dr.primrose
Guest
dr.primrose

I read this to mean that, if any priest takes a position in the “Shared Conversations on Scripture, Mission and Human Sexuality” that deviates from the current official position, that priest can kiss any thoughts of being considered for being a bishop goodbye.

Realistically, that really seems to mean that the whole “Share Conversation” process is a waste of time.

Father Ron Smith
Guest

” It is also the case that the Crown Appointments Secretary and the Archbishops’ Appointments Secretary keep a close eye on and follow up anything that looks like a breach of normal practice.” – the ABC –

Does this then mean that any future opening to clergy in a same-sex relationship might – if, indeed, who is supportive of such people – remain doubtful, simply because this might “look like of breach of ‘normal’ practice” ?

When will gays be considered ‘normal’ – if ever, in the C. of E.? (Homophobia is still alive & well)

Adrian Judd
Guest
Adrian Judd

I wonder
a) what the legal position under the Equality Act 2010 is for this apparent/alleged behaviour by the ++ ….
b) what recourse (if any) could be had, under the law, if the alleged behaviour and the alleged rationale for it were to be scrutinized
c) how long it will be before ministers of religion are granted employment rights, by the minister of state, under Section 23 of the Employment Rights Act 1996, if this kind of alleged behaviour continues
d) How Jeremy Pemberton’s case is coming along.

Simon Dawson
Guest
Simon Dawson

It can be difficult to decipher cryptic references to the inner workings of the CofE, but, personally, I interpreted “the effect on the Anglican Communion” as referring to international relationships, and that Dr Spreadbury was questioning the propriety of the Archbishop blocking an Episcopal appointment which was wanted by the diocesan representatives, but which might cause protest from partner churches abroad. If that is the case then the relevant question is should Ugandan church leaders (for example) have a veto on who we appoint as bishops? And if that has been going on in the past, should we in the… Read more »

Michael Chancellor
Guest
Michael Chancellor

While we are all expressing our thanks to Jo Spreadbury for eliciting this tacit admission of unlawful discrimination (and its application to one person in particular), is it not time that the Christian LGBT organisations got together to mount a legal challenge to the whole CNC process and its shenanigans? I would have thought there is, at least, a case for requesting disclosure under current freedom of information provisions. Yes, all candidates in a selection process should be entitled to confidentiality. But where the Archbishops are acting unlawfully (and immorally) in instructing the CNC not to appoint the best candidate,… Read more »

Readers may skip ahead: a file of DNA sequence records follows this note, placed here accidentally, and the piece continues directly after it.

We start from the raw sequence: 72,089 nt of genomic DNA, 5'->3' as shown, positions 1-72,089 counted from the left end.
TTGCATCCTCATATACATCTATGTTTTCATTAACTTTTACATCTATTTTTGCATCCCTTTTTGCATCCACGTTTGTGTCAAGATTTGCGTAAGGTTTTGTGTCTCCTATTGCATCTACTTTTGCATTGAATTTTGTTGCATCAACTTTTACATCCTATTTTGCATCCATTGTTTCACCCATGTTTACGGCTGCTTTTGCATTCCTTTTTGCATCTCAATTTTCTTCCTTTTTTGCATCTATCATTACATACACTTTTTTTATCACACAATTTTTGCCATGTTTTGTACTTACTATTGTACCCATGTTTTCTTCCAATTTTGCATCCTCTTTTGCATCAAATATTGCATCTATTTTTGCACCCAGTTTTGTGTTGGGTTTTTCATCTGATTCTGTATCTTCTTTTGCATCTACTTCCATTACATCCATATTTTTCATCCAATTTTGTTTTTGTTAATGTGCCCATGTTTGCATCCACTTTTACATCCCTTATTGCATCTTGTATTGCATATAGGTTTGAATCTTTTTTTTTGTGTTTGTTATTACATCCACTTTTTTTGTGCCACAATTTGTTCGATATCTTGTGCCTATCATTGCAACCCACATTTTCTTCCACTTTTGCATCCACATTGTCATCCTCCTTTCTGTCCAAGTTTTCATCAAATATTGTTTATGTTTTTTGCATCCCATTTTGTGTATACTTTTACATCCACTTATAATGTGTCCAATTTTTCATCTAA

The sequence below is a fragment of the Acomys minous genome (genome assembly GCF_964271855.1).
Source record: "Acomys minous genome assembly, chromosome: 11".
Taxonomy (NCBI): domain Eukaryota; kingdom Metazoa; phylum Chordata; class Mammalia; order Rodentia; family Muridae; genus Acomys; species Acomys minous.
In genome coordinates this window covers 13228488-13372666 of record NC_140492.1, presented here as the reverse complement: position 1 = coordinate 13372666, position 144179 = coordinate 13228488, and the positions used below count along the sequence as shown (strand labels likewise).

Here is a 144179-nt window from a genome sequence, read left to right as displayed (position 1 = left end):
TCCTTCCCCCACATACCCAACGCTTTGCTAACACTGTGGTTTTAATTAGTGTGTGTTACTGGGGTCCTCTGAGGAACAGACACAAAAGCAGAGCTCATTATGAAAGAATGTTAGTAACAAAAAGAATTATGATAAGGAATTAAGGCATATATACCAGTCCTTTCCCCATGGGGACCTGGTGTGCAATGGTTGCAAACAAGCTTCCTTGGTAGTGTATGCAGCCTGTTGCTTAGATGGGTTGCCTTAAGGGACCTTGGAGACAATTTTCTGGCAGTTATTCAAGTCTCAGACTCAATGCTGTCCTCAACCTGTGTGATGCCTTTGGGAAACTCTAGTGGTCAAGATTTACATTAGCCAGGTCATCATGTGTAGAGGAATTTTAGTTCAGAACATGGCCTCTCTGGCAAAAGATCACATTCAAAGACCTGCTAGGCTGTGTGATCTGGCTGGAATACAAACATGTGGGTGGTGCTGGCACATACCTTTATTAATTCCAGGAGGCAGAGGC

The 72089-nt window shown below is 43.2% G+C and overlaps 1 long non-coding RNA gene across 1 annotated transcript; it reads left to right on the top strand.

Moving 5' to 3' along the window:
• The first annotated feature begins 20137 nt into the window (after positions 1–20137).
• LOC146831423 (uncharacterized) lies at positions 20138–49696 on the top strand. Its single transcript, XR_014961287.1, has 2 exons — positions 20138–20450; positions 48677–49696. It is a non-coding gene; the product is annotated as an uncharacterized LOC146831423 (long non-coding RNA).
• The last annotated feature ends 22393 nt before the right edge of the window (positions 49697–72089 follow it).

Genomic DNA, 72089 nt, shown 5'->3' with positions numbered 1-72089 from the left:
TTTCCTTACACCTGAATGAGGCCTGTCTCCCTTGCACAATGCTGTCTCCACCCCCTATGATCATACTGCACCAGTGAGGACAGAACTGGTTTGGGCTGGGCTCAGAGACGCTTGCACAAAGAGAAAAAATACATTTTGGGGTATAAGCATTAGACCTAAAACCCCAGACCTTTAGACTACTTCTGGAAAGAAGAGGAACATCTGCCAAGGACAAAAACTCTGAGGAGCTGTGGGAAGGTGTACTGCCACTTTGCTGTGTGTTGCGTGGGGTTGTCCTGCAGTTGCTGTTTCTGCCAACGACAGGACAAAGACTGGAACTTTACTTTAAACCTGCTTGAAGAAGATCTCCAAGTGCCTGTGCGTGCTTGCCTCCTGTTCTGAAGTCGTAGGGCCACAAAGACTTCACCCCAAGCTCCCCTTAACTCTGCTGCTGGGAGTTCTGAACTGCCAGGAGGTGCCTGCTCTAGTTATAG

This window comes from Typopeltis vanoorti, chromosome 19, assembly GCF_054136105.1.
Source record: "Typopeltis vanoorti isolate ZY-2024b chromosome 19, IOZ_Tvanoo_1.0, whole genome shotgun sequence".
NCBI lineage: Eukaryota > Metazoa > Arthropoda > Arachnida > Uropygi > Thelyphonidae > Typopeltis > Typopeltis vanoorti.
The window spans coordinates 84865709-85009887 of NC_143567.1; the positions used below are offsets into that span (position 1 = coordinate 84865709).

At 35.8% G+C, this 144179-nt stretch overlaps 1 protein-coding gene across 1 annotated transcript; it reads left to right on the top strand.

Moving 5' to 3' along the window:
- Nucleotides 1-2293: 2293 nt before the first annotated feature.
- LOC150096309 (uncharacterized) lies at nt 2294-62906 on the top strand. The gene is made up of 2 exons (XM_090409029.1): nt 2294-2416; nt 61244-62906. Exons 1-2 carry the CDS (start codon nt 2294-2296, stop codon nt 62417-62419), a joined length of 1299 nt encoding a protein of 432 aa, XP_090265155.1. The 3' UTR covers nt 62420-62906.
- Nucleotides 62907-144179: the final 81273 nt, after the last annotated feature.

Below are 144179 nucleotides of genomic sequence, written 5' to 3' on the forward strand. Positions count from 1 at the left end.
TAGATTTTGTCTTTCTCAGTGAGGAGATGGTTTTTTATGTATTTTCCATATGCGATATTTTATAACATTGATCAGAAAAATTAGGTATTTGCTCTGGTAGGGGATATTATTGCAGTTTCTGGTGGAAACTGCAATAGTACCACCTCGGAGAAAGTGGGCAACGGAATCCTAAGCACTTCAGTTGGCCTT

Richard
Guest
Richard

Michael Chancellor at 10.12

“I would have thought there is, at least, a case for requesting disclosure under current freedom of information provisions.”

Neither the Church of England nor the CNC is subject to the Freedom of Information Act.

Charles Read
Guest
Charles Read

I heard ++Justin as saying that leaks from the CNC would be scrutinized and stopped. These are meant to be confidential meetings but if you were present at one and observed something immoral happening, you might think you had a moral duty to blow the whistle, would you not? Confidentiality does not mean conniving at immorality. It does mean, here, that you should not reveal the identity of unsuccessful candidates or the discussions which led to the eventual appointment, where the process has contained no immoral goings on. It is the classic ethical dilemma of balancing two goods – the… Read more »

James A
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James A

@Richard “Neither the Church of England nor the CNC is subject to the Freedom of Information Act”. Says who? If I go to my bishop and pay £10, I may, under the Freedom of Information Act, access my blue file – even ask for anything inaccurate to be removed. If it applies here, why not elsewhere? Meanwhile, a legal challenge may be the most effective way to get some of this stuff out into the open (e.g. European Court of Human Rights).

Anthony Archer
Guest
Anthony Archer